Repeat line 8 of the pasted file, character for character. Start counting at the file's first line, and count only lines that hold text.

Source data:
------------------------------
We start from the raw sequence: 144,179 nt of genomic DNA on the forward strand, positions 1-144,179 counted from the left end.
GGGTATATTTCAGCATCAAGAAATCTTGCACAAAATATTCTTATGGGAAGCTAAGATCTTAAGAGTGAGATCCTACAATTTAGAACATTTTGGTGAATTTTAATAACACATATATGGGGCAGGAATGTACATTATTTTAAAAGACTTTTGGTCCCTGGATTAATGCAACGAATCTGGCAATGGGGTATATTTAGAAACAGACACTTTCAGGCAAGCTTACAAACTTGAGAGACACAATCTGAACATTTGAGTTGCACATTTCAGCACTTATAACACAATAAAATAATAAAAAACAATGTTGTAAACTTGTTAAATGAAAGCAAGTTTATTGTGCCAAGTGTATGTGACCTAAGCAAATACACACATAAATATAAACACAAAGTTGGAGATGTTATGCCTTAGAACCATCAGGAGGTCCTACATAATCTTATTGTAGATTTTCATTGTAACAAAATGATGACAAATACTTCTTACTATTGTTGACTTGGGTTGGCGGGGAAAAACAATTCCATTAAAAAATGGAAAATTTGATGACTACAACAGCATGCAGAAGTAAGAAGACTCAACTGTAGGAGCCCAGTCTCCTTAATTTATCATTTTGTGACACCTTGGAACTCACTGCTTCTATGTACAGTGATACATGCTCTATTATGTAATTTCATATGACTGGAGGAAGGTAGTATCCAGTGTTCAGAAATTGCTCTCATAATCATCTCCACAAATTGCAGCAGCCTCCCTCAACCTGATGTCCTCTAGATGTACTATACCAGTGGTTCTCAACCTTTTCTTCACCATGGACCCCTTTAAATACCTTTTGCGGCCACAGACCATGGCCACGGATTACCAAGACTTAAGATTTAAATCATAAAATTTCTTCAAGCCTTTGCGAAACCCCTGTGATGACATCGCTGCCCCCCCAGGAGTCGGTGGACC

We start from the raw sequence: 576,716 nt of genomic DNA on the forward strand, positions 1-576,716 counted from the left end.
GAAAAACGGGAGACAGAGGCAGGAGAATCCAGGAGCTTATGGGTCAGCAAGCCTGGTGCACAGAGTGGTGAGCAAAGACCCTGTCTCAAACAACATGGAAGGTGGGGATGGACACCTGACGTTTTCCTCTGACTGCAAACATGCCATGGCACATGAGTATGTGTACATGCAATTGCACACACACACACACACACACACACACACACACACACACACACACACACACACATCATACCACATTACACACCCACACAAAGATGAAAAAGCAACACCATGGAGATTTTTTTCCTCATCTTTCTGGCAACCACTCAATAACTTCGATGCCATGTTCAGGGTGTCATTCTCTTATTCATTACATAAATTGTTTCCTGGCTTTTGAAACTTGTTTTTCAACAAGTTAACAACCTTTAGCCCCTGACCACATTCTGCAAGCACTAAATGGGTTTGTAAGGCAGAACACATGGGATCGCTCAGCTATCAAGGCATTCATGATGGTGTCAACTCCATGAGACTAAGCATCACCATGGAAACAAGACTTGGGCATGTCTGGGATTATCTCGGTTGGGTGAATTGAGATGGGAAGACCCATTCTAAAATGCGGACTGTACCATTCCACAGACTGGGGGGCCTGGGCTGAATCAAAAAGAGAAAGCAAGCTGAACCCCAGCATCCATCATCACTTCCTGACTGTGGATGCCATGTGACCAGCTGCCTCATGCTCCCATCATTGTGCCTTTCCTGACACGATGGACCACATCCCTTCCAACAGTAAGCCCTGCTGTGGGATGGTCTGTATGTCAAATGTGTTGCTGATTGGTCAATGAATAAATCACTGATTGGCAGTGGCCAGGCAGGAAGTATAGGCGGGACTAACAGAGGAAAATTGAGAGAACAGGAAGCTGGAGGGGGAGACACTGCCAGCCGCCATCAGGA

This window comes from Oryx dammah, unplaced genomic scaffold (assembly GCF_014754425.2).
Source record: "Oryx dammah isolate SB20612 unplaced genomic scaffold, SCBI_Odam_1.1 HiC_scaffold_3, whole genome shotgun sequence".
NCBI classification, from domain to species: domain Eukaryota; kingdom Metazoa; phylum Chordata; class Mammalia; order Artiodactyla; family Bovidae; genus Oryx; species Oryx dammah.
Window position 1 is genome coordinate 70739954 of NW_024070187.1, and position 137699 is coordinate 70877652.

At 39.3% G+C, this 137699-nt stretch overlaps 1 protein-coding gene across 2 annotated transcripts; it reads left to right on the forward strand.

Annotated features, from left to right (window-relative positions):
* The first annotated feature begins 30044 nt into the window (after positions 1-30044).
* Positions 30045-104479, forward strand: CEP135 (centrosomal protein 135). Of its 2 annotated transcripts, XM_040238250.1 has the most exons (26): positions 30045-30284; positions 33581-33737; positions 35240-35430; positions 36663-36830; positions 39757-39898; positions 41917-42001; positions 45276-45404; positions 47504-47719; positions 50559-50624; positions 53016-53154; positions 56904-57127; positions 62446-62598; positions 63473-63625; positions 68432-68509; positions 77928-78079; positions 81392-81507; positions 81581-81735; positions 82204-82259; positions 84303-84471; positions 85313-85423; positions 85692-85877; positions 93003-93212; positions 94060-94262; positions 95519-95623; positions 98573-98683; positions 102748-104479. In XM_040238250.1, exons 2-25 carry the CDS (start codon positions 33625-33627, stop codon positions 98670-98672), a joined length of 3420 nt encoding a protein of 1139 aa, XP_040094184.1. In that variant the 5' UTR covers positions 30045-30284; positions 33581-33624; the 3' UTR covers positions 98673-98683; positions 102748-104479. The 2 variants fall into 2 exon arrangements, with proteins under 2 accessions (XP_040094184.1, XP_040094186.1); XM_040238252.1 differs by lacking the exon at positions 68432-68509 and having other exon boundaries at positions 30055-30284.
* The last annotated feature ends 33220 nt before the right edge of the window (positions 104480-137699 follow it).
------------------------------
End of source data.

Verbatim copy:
Window position 1 is genome coordinate 70739954 of NW_024070187.1, and position 137699 is coordinate 70877652.